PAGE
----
News Editorial

Friday 22 August 2014

Low-tax policies created the Tiger

Published 24/10/2004 | 00:11

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ANYONE who argues, as the Irish Congress of Trade Unions (ICTU) does, that Ireland's low-tax regime was not a cornerstone of our recent economic success, must be living in some parallel universe. To claim that lower tax on income, capital and corporations has not greatly facilitated the rapid rate of economic growth, or indeed the huge surge in employment in this economy, is

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ANYONE who argues, as the Irish Congress of Trade Unions (ICTU) does, that Ireland's low-tax regime was not a cornerstone of our recent economic success, must be living in some parallel universe. To claim that lower tax on income, capital and corporations has not greatly facilitated the rapid rate of economic growth, or indeed the huge surge in employment in this economy, is fanciful in the extreme. And yet this is what the ICTU contends in its latest document: 'Tax cuts did not create the Celtic Tiger.'

In the late Eighties some 1.2 million people worked in the economy, a figure little changed since the foundation of this State in 1922. Currently, there are 1.8 million in employment, a 50 per cent increase in less than two decades. This expanded workforce now includes many who have returned from abroad to work here, who were forced to emigrate in the barren Eighties. The Ireland they left behind was a land of high tax, high unemployment, high debt, high emigration, one of low growth, little opportunity, and less hope. Today, one-third of immigrants are returning Irish nationals, and for many the Ireland of their homecoming is unrecognisable from the place they left, not least the low-tax regime that has released energy and enterprise, that has generated self-confidence, created jobs and helped raise living standards.

The transformation of the Irish economy since the low point of the mid-Eighties represents one of the most remarkable recoveries by any developed economy in modern times. Less than 20 years ago Irish living standards were two-thirds of the European Union (15-member) average. From being one of the poorest of the rich, Ireland has become one of the EU's richer member states.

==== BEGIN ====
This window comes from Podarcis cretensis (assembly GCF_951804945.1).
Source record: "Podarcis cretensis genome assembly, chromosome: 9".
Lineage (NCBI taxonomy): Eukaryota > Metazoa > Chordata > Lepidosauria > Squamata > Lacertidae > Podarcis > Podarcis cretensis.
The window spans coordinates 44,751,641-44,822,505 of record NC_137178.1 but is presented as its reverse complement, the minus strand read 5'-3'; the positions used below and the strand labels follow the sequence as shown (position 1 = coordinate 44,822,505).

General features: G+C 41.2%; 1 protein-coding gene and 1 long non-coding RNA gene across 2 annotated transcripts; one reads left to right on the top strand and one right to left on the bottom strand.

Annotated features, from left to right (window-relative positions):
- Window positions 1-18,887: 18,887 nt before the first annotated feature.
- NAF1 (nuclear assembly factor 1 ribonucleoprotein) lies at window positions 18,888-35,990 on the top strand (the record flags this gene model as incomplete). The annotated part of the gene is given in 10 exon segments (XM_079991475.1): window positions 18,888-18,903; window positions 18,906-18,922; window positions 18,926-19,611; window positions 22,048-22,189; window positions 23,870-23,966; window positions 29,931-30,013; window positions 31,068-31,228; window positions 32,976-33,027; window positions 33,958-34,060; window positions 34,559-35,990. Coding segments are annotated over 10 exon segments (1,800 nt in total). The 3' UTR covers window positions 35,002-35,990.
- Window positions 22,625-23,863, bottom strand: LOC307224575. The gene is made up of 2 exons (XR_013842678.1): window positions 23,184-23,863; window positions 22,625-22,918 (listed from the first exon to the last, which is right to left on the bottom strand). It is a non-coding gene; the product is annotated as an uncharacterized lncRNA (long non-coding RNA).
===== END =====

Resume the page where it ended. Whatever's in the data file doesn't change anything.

The reasons for that economic success have been well rehearsed: the rising population, the educated work force, and the very low level of female participation within that workforce. All these provided the potential for a rapid expansion in employment. Add in the financial transfers from the EU budget, which helped to develop the national infrastructure, the roads and telecommunications. And, of course, very clear benefits accrued from access to the single market; particularly for foreign multinational companies who were keen to locate here, and to use Ireland as a low-tax, and low-labour cost base for their European operations.

Except, of course, few of those multinationals would have invested in Ireland without the incentive of a low corporate-tax regime. And they would never have stayed here, if the corporate tax advantage was subject to review, change, and ongoing uncertainty.

In 1956, as economic policy was reversed and free trade replaced protectionism, the first step to encourage foreign direct investment in Ireland was the inducement of low corporate tax rates. And all parties in all governments have held that policy line ever since, not least against some strong external pressure (including from the EU) to force us to change it.

What is different this time is that for the first time the low-tax consensus has been broken in this country, by the ICTU. It has raised the white flag on corporate taxation. In doing so the ICTU has sent a disturbing message to multinationals based here that may wish to expand and to those who might come, but may now be deterred. This country's low-tax regime has been a proven winning formula; otherwise, why have so many other of the new EU member states from central and eastern Europe copied it in a bid to emulate Ireland's economic performance?

In business, one does not change a winning formula. Low taxes, whether corporate, capital or income, have been central to the Irish economic success story. But since the ICTU now chooses to believe that Ireland's low-tax model was not a factor in the economic boom, it now favours higher taxes to finance higher spending, and feels those higher taxes would not adversely affect economic performance, by damaging employment and growth prospects. The ICTU should have an economic reality check, abandon the parallel universe, return

to earth and live in the real world again.

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